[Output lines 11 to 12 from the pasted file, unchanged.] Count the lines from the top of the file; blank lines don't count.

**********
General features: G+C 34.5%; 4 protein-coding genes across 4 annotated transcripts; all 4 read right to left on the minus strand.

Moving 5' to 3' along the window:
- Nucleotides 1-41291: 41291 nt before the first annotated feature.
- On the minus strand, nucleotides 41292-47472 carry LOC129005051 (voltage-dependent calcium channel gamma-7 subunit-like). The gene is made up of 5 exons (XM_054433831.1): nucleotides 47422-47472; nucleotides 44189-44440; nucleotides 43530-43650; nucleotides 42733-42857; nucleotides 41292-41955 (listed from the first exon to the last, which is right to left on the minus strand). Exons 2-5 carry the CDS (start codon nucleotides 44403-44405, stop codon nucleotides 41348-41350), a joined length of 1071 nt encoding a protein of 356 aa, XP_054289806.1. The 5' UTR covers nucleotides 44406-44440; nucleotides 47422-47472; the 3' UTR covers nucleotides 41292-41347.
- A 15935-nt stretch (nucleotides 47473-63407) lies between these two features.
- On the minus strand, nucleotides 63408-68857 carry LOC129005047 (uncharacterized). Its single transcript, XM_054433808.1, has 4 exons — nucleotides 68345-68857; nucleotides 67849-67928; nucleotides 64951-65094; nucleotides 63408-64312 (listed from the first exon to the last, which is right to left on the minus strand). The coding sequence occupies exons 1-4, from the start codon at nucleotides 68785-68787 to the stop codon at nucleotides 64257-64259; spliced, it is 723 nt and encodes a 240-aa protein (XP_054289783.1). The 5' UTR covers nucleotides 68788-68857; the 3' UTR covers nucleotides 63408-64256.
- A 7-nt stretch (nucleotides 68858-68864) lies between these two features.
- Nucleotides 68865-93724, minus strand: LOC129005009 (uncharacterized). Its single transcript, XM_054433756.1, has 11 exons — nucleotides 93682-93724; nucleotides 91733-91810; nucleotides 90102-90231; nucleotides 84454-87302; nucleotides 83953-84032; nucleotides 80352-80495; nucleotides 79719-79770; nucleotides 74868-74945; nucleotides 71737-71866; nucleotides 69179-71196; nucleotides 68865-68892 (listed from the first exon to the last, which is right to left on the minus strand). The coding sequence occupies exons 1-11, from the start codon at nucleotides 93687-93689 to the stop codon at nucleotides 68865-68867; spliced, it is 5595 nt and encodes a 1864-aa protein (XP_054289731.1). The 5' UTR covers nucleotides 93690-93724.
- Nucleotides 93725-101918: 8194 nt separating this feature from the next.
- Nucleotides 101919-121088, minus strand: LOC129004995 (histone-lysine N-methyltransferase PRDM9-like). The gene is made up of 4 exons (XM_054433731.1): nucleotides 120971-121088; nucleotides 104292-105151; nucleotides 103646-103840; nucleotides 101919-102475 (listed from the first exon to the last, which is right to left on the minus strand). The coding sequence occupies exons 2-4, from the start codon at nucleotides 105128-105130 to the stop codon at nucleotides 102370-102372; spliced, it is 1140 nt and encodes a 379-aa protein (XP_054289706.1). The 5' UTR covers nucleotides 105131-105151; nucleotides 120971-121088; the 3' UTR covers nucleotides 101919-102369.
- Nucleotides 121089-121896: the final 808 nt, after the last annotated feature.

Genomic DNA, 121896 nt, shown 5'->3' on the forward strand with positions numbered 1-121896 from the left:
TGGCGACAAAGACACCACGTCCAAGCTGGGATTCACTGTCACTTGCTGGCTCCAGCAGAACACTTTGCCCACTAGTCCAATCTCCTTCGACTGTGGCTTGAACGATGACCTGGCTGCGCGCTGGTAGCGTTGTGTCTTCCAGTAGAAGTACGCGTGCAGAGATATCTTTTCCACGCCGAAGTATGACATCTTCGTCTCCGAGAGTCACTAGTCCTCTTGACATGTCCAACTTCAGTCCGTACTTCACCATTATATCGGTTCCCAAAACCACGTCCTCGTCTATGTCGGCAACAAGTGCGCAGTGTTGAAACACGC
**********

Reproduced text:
- Nucleotides 121089-121896: the final 808 nt, after the last annotated feature.

Genomic DNA, 121896 nt, shown 5'->3' on the forward strand with positions numbered 1-121896 from the left: